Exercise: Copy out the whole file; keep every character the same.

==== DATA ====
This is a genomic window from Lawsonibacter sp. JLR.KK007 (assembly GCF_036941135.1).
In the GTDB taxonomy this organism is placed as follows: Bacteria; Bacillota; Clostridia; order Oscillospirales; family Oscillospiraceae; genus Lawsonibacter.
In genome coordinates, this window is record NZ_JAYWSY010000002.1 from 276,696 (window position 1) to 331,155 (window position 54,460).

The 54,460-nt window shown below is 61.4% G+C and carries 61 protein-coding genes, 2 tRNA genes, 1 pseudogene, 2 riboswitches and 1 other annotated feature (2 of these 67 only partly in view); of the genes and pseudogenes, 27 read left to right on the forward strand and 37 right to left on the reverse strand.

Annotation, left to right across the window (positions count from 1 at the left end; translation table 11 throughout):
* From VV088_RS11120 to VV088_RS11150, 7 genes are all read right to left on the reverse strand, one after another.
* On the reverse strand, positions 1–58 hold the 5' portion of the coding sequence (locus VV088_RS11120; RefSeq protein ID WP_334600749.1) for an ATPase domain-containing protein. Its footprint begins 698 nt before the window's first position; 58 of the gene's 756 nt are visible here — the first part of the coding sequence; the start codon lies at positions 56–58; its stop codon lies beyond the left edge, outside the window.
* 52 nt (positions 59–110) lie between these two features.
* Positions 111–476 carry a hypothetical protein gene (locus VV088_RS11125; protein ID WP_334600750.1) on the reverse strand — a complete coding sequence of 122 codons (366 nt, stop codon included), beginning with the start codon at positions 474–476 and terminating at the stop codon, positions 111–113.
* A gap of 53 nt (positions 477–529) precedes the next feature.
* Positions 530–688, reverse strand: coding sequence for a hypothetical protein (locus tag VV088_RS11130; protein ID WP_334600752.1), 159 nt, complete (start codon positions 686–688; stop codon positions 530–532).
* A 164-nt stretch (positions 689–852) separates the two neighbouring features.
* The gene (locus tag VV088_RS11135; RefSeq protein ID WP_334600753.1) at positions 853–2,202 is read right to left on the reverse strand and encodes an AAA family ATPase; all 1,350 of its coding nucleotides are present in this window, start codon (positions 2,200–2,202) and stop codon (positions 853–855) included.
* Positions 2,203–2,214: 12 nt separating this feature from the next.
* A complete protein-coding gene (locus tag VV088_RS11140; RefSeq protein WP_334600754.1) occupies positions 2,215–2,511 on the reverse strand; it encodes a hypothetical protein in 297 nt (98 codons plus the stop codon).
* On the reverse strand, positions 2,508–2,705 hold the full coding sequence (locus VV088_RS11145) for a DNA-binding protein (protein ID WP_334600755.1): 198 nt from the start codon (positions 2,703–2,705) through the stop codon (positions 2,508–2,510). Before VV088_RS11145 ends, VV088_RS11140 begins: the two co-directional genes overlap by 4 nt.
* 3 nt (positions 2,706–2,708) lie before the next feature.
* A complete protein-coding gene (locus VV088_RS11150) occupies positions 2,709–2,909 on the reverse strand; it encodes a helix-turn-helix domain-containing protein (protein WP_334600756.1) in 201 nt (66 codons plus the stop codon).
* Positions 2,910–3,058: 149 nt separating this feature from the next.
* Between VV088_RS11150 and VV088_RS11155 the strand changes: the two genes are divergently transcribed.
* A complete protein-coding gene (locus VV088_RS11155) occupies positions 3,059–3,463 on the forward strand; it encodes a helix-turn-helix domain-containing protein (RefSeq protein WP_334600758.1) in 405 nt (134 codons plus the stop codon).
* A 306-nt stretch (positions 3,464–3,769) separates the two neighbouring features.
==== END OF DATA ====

This is a genomic window from Lawsonibacter sp. JLR.KK007 (assembly GCF_036941135.1).
In the GTDB taxonomy this organism is placed as follows: Bacteria; Bacillota; Clostridia; order Oscillospirales; family Oscillospiraceae; genus Lawsonibacter.
In genome coordinates, this window is record NZ_JAYWSY010000002.1 from 276,696 (window position 1) to 331,155 (window position 54,460).

The 54,460-nt window shown below is 61.4% G+C and carries 61 protein-coding genes, 2 tRNA genes, 1 pseudogene, 2 riboswitches and 1 other annotated feature (2 of these 67 only partly in view); of the genes and pseudogenes, 27 read left to right on the forward strand and 37 right to left on the reverse strand.

Annotation, left to right across the window (positions count from 1 at the left end; translation table 11 throughout):
* From VV088_RS11120 to VV088_RS11150, 7 genes are all read right to left on the reverse strand, one after another.
* On the reverse strand, positions 1–58 hold the 5' portion of the coding sequence (locus VV088_RS11120; RefSeq protein ID WP_334600749.1) for an ATPase domain-containing protein. Its footprint begins 698 nt before the window's first position; 58 of the gene's 756 nt are visible here — the first part of the coding sequence; the start codon lies at positions 56–58; its stop codon lies beyond the left edge, outside the window.
* 52 nt (positions 59–110) lie between these two features.
* Positions 111–476 carry a hypothetical protein gene (locus VV088_RS11125; protein ID WP_334600750.1) on the reverse strand — a complete coding sequence of 122 codons (366 nt, stop codon included), beginning with the start codon at positions 474–476 and terminating at the stop codon, positions 111–113.
* A gap of 53 nt (positions 477–529) precedes the next feature.
* Positions 530–688, reverse strand: coding sequence for a hypothetical protein (locus tag VV088_RS11130; protein ID WP_334600752.1), 159 nt, complete (start codon positions 686–688; stop codon positions 530–532).
* A 164-nt stretch (positions 689–852) separates the two neighbouring features.
* The gene (locus tag VV088_RS11135; RefSeq protein ID WP_334600753.1) at positions 853–2,202 is read right to left on the reverse strand and encodes an AAA family ATPase; all 1,350 of its coding nucleotides are present in this window, start codon (positions 2,200–2,202) and stop codon (positions 853–855) included.
* Positions 2,203–2,214: 12 nt separating this feature from the next.
* A complete protein-coding gene (locus tag VV088_RS11140; RefSeq protein WP_334600754.1) occupies positions 2,215–2,511 on the reverse strand; it encodes a hypothetical protein in 297 nt (98 codons plus the stop codon).
* On the reverse strand, positions 2,508–2,705 hold the full coding sequence (locus VV088_RS11145) for a DNA-binding protein (protein ID WP_334600755.1): 198 nt from the start codon (positions 2,703–2,705) through the stop codon (positions 2,508–2,510). Before VV088_RS11145 ends, VV088_RS11140 begins: the two co-directional genes overlap by 4 nt.
* 3 nt (positions 2,706–2,708) lie before the next feature.
* A complete protein-coding gene (locus VV088_RS11150) occupies positions 2,709–2,909 on the reverse strand; it encodes a helix-turn-helix domain-containing protein (protein WP_334600756.1) in 201 nt (66 codons plus the stop codon).
* Positions 2,910–3,058: 149 nt separating this feature from the next.
* Between VV088_RS11150 and VV088_RS11155 the strand changes: the two genes are divergently transcribed.
* A complete protein-coding gene (locus VV088_RS11155) occupies positions 3,059–3,463 on the forward strand; it encodes a helix-turn-helix domain-containing protein (RefSeq protein WP_334600758.1) in 405 nt (134 codons plus the stop codon).
* A 306-nt stretch (positions 3,464–3,769) separates the two neighbouring features.